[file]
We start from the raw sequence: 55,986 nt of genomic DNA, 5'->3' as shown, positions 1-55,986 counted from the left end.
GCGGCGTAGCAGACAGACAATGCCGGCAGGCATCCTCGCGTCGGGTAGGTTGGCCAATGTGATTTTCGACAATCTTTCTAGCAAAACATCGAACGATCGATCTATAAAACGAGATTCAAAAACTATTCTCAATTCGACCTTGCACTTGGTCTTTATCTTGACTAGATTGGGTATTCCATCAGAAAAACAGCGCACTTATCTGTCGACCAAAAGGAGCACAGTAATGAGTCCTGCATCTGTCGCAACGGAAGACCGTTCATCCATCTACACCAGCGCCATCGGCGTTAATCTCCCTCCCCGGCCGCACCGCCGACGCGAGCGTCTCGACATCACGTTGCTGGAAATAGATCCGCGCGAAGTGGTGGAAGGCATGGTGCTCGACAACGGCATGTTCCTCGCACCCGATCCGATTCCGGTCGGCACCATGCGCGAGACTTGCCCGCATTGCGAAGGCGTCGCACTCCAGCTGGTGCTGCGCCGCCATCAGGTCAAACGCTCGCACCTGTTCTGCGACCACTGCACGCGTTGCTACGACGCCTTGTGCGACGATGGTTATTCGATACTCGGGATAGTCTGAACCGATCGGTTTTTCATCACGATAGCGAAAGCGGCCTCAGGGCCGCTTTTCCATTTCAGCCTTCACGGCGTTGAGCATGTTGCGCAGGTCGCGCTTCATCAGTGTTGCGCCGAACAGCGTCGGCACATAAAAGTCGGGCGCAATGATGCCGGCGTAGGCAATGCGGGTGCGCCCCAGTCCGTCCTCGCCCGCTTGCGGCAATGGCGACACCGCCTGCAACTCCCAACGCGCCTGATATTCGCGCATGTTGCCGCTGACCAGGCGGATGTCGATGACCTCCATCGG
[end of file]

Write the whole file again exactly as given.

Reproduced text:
We start from the raw sequence: 55,986 nt of genomic DNA, 5'->3' as shown, positions 1-55,986 counted from the left end.
GCGGCGTAGCAGACAGACAATGCCGGCAGGCATCCTCGCGTCGGGTAGGTTGGCCAATGTGATTTTCGACAATCTTTCTAGCAAAACATCGAACGATCGATCTATAAAACGAGATTCAAAAACTATTCTCAATTCGACCTTGCACTTGGTCTTTATCTTGACTAGATTGGGTATTCCATCAGAAAAACAGCGCACTTATCTGTCGACCAAAAGGAGCACAGTAATGAGTCCTGCATCTGTCGCAACGGAAGACCGTTCATCCATCTACACCAGCGCCATCGGCGTTAATCTCCCTCCCCGGCCGCACCGCCGACGCGAGCGTCTCGACATCACGTTGCTGGAAATAGATCCGCGCGAAGTGGTGGAAGGCATGGTGCTCGACAACGGCATGTTCCTCGCACCCGATCCGATTCCGGTCGGCACCATGCGCGAGACTTGCCCGCATTGCGAAGGCGTCGCACTCCAGCTGGTGCTGCGCCGCCATCAGGTCAAACGCTCGCACCTGTTCTGCGACCACTGCACGCGTTGCTACGACGCCTTGTGCGACGATGGTTATTCGATACTCGGGATAGTCTGAACCGATCGGTTTTTCATCACGATAGCGAAAGCGGCCTCAGGGCCGCTTTTCCATTTCAGCCTTCACGGCGTTGAGCATGTTGCGCAGGTCGCGCTTCATCAGTGTTGCGCCGAACAGCGTCGGCACATAAAAGTCGGGCGCAATGATGCCGGCGTAGGCAATGCGGGTGCGCCCCAGTCCGTCCTCGCCCGCTTGCGGCAATGGCGACACCGCCTGCAACTCCCAACGCGCCTGATATTCGCGCATGTTGCCGCTGACCAGGCGGATGTCGATGACCTCCATCGG